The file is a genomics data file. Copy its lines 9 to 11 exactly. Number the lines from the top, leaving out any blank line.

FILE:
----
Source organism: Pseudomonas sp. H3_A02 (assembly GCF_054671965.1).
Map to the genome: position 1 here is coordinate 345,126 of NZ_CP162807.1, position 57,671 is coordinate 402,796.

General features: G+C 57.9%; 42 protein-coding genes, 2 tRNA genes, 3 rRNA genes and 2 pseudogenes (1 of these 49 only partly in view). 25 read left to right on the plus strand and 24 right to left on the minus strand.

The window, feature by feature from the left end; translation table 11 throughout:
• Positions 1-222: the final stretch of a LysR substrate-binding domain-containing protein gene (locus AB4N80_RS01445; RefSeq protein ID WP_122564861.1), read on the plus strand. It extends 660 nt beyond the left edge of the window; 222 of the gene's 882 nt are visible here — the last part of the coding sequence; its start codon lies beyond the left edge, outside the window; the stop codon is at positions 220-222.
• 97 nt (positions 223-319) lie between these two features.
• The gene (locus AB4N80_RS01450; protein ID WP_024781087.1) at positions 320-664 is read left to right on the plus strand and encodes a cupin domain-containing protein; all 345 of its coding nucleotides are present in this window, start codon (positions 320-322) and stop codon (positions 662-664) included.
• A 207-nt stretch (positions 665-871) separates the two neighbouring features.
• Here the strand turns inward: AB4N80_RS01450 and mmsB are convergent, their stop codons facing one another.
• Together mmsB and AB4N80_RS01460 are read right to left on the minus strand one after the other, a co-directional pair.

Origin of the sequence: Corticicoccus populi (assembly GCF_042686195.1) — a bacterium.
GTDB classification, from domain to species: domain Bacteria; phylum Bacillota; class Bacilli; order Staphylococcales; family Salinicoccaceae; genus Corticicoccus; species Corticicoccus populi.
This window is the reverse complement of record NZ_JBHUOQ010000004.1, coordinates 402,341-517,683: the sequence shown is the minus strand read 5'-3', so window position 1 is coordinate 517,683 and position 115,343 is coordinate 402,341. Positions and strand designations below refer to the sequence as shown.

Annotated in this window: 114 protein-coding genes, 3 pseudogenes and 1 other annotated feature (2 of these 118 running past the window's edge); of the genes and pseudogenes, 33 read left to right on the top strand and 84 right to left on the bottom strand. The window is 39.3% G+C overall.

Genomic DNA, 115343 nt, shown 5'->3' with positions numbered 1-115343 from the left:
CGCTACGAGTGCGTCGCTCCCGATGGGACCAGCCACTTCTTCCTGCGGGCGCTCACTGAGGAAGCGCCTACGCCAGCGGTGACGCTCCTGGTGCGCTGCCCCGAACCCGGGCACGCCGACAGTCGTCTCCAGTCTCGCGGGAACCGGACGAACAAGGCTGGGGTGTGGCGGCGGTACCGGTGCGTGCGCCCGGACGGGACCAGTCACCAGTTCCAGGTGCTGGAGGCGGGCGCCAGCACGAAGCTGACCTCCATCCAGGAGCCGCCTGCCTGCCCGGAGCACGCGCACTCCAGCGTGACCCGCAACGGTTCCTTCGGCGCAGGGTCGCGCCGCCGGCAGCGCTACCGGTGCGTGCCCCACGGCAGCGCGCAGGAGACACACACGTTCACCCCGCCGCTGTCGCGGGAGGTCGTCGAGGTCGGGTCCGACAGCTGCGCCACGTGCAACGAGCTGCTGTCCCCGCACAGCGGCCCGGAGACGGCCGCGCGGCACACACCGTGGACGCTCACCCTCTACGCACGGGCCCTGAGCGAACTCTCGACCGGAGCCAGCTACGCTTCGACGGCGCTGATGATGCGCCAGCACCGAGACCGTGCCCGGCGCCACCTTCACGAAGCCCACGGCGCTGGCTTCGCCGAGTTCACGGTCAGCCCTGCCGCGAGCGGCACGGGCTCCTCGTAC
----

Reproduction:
• Here the strand turns inward: AB4N80_RS01450 and mmsB are convergent, their stop codons facing one another.
• Together mmsB and AB4N80_RS01460 are read right to left on the minus strand one after the other, a co-directional pair.

Origin of the sequence: Corticicoccus populi (assembly GCF_042686195.1) — a bacterium.